Lenox Hill Hospital, Northwell Health New York, NY
Megan Buckley, DO1, Vinayak Shenoy, DO2, Daniel Hogan, DO1, Elena Ivanina, DO1; 1Lenox Hill Hospital, Northwell Health, New York, NY; 2Lenox Hill Hospital, Northwell Health, Rego Park, NY
Introduction: Bouveret syndrome, a rare complication of cholelithiasis, is a gallstone ileus that occurs due to impaction of a gallstone in the pylorus or duodenum. We describe the case of an elderly female who presented with anemia and was found to have Bouveret syndrome after endoscopy.
Methods: A 93 year-old female with history of myocardial infarction, third-degree heart block, hypertension, and GERD presented with fatigue and was admitted for symptomatic anemia with a hemoglobin of 5.0 g/dL. Eighteen months prior, the patient had been hospitalized for an upper GI bleed and multiple gastric ulcers were found on the endoscopy with no clear etiology. At this presentation, the patient was admitted for anemia, but hemodynamically stable with no melena, hematochezia, or hematemesis. An upper endoscopy identified retained gastric contents presumed to be undigested food concerning for gastric outlet obstruction as the patient had been NPO for more than 12 hours. The procedure was aborted due to aspiration risk, but a repeat endoscopy with elective intubation the following day revealed similar retained content. A fistulous tract identified in the proximal duodenum contained similar stone-like contents, suggestive of a bilioenteric fistula. Endoscopy also identified multiple clean-based gastric ulcerations, and a retained stone was sent to pathology for identification. CT abdomen and pelvis showed an area of communication between the gallbladder and duodenum. MRCP without gadolinium revealed a 2.8 cm calculus in the gallbladder and a cholecystoduodenal fistula. Histologic analysis of gastric contents was positive for pigment, consistent with a gallstone. Given an extensive history of peptic ulcer disease and evidence of gastric distension coupled with a bilioenteric fistula and gallstones in the stomach on endoscopy, the patient was diagnosed with gastric outlet obstruction, and thus, Bouveret syndrome. Discussion: Bouveret syndrome typically affects elderly females and is best diagnosed endoscopically. Symptoms include nausea and vomiting (87%), abdominal pain (71%), hematemesis (15%), weight loss (14%), and anorexia (13%). This case represents an unusual presentation of a rare condition since the patient was without most characteristic symptoms. Bouveret syndrome can, however, present with anemia, especially in instances of duodenal or celiac artery erosion. This case raises awareness of a rare condition, particularly in an at-risk population with persistent gastric ulceration.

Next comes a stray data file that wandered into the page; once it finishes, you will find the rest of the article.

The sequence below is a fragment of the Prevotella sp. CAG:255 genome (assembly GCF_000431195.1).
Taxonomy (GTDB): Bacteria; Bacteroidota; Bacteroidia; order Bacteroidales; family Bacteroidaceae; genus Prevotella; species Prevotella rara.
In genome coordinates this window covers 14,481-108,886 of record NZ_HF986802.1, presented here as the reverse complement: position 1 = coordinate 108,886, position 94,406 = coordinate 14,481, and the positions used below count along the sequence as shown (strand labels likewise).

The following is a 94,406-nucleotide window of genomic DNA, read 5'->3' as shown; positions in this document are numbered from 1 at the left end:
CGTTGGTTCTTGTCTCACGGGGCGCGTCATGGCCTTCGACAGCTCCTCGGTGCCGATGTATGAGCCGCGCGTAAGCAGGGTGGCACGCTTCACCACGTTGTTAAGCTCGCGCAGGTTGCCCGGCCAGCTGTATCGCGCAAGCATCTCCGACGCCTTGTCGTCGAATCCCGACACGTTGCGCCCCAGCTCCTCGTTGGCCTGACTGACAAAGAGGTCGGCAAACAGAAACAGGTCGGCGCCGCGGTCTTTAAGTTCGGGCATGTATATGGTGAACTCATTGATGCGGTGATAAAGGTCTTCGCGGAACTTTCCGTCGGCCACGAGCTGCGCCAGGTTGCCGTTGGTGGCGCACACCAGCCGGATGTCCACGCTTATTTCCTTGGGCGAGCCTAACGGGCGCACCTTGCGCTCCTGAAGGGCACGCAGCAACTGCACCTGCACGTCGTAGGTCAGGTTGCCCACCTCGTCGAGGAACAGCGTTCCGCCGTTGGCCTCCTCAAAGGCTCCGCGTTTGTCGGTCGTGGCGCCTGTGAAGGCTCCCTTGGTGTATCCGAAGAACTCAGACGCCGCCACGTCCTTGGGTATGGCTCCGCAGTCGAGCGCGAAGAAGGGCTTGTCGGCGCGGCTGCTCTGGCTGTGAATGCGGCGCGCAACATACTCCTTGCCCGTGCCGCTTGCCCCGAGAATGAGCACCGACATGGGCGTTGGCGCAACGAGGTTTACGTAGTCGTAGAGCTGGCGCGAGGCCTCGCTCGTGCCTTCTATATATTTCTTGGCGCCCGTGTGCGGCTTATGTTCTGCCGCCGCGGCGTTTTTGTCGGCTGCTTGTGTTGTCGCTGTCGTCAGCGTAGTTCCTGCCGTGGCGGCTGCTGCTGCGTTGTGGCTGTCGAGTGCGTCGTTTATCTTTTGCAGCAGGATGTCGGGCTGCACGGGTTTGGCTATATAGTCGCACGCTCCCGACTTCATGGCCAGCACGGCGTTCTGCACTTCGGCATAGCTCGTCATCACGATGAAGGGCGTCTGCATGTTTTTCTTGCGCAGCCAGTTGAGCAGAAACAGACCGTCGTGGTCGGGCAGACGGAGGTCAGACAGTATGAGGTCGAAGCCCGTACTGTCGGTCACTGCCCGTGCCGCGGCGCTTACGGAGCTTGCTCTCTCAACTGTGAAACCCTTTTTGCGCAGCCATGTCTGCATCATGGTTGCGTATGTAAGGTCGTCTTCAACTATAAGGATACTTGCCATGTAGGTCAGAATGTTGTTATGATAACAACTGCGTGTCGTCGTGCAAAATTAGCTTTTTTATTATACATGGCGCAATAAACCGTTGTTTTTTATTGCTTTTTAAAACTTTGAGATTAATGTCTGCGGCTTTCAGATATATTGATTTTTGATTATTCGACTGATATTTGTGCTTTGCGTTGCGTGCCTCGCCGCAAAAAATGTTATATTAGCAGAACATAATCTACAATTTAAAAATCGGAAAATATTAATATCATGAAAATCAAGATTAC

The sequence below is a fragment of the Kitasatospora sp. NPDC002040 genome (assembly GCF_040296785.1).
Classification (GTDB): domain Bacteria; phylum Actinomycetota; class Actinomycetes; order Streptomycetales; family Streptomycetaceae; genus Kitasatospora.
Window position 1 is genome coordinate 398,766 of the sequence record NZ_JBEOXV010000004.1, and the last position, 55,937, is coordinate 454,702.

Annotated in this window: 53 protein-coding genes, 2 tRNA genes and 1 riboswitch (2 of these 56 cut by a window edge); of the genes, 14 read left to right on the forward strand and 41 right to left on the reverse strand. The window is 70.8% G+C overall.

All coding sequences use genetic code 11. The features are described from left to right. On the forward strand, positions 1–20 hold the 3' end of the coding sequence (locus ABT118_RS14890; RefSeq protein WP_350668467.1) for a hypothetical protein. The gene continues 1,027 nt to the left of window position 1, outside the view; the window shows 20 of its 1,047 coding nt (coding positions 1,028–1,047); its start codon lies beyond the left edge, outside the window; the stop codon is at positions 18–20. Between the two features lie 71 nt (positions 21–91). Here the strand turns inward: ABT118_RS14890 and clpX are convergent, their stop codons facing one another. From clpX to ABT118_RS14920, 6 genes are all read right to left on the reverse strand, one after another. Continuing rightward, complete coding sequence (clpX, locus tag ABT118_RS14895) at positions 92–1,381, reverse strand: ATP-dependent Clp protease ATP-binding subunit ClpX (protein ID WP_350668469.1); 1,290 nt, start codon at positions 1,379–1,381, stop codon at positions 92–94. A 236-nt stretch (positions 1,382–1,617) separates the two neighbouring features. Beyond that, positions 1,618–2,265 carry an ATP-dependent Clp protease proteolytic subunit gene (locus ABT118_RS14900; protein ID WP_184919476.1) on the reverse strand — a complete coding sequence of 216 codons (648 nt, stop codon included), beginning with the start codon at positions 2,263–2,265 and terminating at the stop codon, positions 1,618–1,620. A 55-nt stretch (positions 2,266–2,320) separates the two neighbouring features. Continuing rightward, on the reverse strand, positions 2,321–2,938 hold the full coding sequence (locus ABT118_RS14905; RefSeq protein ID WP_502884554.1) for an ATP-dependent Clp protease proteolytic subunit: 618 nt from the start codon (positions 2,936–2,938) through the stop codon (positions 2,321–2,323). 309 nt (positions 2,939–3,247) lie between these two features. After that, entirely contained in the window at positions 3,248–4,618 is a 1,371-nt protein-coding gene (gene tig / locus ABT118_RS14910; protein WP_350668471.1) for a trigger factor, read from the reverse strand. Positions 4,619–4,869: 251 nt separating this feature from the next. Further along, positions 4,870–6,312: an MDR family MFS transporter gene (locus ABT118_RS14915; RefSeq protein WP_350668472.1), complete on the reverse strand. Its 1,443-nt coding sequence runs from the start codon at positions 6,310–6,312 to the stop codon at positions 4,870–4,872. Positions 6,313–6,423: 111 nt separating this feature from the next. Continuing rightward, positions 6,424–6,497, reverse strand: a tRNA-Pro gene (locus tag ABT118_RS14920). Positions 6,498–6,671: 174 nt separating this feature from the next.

Retained gastric contents identified on EGD
MRCP without gadolinium demonstrating gallbladder calculus and cholecystoduodenal fistula
CT abdomen and pelvis showing communication between the gallbladder and duodenum
Disclosures: Megan Buckley indicated no relevant financial relationships. Vinayak Shenoy indicated no relevant financial relationships. Daniel Hogan indicated no relevant financial relationships. Elena Ivanina indicated no relevant financial relationships.